Use this URL to cite or link to this record in EThOS: https://ethos.bl.uk/OrderDetails.do?uin=uk.bl.ethos.770363
Title: The mythological epics of Dracontius in their socio-political context
Author: Boshoff, Lynton A.
ISNI:       0000 0004 7652 2032
Awarding Body: University of Oxford
Current Institution: University of Oxford
Date of Award: 2017
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Abstract:
The poet Blossius Aemilius Dracontius was active at Carthage during the late 5th century AD, a period when that part of the Roman Empire had long since fallen to the Vandals. Given his position of being a Roman and Catholic vir clarissimus under Germanic and Arian overlords, as well as his imprisonment by the Vandal king Gunthamund (r. 484-496) for reasons related to his poetry, he was likely to have been involved, willingly or unwillingly, in the political world of Vandal Carthage. Within his oeuvre are Latin poems of both secular and Christian inspiration. This thesis concentrates on four short epic poems on mythological subjects from the former category: Hylas, De Raptu Helenae, Medea, Orestis tragoedia. Each displays idiosyncratic treatment of their respective material, including significant changes to commonly-transmitted versions of the myths, interaction with figures of the Latin literary tradition, and thematic manipulation. This thesis takes the position that, as a learned and well-read writer, trained in the rhetorical skills needed for the lawcourts, Dracontius was well aware of the propensity for Latin epic to mix contemporary socio-political comment into its narrative. The thesis examines these four texts in the context of the poet's artistic technique, his relationship to the society in which he finds himself, his attitudes towards the nature of kingship and powerful, threatening female figures. It is then concluded that these texts exhibit features which can be interpreted as having socio-political and historical significance, relating both to the poet's immediate Vandal milieu, as well as more generally with questions of Roman continuity. In so doing, it reveals the poet's shifting loyalties and views on his and his fellow-Romans' situation under Vandal rule.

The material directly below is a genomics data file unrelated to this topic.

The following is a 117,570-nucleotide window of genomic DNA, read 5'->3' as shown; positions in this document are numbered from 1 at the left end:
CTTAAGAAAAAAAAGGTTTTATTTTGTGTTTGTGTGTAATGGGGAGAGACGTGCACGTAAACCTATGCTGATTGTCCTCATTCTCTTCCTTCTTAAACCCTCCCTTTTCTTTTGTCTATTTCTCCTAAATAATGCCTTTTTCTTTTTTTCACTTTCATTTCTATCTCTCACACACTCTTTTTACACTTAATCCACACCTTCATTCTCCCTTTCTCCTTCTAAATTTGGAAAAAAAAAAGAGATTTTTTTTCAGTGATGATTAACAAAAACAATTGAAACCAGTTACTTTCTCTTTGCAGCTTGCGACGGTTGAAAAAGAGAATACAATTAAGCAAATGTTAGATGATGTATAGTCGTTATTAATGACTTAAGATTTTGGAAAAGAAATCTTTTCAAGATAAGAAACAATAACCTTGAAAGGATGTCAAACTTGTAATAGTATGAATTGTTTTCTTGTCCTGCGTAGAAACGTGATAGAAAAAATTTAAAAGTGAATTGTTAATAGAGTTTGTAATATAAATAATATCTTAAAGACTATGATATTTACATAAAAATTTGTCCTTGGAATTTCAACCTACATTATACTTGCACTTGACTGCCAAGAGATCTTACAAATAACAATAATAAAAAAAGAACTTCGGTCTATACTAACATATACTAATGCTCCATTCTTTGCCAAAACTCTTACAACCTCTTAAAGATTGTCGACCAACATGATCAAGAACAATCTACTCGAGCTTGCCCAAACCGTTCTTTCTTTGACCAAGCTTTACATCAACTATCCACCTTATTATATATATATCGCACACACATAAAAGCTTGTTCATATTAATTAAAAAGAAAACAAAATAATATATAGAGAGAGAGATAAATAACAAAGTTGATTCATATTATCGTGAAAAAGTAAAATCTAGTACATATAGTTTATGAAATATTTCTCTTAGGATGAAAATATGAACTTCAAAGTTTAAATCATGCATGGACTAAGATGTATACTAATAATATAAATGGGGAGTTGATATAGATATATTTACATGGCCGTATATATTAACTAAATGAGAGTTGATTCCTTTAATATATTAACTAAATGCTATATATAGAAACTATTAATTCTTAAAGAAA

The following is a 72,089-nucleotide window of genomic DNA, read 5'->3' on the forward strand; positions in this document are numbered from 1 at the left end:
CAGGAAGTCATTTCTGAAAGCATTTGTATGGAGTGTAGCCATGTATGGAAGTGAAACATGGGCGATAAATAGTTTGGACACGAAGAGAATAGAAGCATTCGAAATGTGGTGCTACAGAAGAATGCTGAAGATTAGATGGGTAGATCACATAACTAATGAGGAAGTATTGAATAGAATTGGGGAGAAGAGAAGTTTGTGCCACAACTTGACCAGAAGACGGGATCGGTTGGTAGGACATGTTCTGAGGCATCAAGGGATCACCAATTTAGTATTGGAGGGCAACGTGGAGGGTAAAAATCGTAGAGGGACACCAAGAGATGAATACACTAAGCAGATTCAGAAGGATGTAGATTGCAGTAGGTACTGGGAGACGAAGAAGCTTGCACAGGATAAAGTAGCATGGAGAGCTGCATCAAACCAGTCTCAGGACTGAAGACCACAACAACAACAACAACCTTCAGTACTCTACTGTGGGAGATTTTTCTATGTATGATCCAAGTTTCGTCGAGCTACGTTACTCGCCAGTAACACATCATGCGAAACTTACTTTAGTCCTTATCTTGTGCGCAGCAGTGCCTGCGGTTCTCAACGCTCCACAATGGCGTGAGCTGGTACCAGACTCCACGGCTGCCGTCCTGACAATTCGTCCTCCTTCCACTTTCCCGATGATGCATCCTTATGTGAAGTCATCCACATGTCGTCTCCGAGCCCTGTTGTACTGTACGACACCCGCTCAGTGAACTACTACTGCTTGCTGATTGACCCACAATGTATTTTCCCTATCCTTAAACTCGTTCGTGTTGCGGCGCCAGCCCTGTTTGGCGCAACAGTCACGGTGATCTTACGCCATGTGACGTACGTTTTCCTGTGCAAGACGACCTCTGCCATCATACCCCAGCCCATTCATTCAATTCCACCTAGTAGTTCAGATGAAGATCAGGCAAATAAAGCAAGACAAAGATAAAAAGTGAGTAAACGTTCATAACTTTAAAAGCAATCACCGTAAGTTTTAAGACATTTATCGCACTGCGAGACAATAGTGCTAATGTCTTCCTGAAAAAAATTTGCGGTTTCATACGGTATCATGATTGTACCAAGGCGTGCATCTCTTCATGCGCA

Supervisor: Harrison, Stephen ; Kaufmann, Helen Sponsor: National Research Foundation (South Africa)
Qualification Name: Thesis (Ph.D.) Qualification Level: Doctoral
EThOS ID: uk.bl.ethos.770363  DOI: Not available
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